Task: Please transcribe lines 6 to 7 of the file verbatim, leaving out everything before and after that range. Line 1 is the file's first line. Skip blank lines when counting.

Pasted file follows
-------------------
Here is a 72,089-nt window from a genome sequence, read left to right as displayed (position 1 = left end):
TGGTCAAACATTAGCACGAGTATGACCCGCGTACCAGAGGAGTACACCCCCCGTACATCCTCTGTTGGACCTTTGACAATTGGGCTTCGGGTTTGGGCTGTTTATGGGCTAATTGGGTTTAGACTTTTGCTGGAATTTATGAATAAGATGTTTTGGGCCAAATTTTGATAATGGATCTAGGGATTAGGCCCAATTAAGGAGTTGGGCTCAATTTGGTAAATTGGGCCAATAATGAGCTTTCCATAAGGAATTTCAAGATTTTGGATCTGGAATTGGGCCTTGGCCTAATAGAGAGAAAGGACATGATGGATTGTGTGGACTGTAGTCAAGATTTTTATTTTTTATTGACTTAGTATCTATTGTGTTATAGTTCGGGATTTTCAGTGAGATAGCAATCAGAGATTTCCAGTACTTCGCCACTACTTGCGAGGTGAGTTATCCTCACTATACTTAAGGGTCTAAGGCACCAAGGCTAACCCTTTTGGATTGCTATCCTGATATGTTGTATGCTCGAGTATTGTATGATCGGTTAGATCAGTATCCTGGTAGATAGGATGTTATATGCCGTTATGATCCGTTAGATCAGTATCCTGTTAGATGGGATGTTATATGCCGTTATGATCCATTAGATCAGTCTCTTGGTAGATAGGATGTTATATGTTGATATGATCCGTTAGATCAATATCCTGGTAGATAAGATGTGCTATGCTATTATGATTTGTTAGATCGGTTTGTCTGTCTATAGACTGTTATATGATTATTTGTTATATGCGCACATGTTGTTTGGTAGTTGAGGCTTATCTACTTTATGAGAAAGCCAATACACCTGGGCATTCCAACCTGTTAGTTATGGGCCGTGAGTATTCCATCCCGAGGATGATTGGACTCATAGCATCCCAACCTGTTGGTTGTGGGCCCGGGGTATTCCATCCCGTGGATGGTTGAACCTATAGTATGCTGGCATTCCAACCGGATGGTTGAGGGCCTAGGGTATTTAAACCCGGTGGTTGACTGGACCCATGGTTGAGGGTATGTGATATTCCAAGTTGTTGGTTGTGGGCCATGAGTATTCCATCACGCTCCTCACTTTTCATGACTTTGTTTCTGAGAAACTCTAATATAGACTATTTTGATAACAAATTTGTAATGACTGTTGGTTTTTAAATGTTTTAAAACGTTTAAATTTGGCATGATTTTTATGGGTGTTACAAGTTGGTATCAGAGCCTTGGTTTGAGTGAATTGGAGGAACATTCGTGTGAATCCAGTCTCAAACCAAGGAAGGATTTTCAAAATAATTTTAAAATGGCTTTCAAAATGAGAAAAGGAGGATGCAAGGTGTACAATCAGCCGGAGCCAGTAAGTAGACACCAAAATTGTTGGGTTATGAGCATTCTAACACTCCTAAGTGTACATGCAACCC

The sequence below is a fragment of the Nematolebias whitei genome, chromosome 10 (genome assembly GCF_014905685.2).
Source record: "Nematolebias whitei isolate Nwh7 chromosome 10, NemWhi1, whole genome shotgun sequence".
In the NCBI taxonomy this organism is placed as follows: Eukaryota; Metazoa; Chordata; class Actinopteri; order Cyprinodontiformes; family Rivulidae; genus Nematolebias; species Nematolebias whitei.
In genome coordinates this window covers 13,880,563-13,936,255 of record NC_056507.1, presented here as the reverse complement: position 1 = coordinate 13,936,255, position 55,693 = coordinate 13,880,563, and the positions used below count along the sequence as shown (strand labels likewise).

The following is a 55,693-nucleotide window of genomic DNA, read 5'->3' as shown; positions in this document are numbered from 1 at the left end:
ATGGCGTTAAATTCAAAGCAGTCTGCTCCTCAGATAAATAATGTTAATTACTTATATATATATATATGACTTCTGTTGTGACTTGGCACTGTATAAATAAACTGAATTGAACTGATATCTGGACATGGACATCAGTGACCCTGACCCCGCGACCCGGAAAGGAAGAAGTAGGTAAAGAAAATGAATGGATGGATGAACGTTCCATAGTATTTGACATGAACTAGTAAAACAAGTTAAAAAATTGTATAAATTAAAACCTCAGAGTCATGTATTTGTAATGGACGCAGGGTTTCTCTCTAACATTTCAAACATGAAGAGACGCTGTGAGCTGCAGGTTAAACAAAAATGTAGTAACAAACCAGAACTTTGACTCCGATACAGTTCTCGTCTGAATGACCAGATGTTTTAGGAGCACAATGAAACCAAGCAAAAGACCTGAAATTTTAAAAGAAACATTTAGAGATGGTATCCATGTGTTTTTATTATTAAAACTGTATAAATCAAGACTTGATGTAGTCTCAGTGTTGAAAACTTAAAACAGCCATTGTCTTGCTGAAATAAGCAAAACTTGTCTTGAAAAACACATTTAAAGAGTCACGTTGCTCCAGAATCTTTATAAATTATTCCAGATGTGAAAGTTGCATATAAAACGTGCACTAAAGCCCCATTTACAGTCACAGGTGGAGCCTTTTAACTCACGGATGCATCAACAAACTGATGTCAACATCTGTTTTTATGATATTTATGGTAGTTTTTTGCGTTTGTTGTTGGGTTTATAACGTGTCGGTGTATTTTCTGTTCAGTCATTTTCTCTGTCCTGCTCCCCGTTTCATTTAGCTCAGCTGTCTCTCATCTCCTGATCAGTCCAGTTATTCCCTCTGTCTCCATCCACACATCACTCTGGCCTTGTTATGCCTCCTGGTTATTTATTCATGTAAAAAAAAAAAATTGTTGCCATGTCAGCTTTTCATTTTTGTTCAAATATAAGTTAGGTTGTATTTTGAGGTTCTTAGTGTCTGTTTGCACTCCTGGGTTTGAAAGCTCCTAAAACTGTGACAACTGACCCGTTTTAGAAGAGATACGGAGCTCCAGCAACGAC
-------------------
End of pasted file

In genome coordinates this window covers 13,880,563-13,936,255 of record NC_056507.1, presented here as the reverse complement: position 1 = coordinate 13,936,255, position 55,693 = coordinate 13,880,563, and the positions used below count along the sequence as shown (strand labels likewise).

The following is a 55,693-nucleotide window of genomic DNA, read 5'->3' as shown; positions in this document are numbered from 1 at the left end: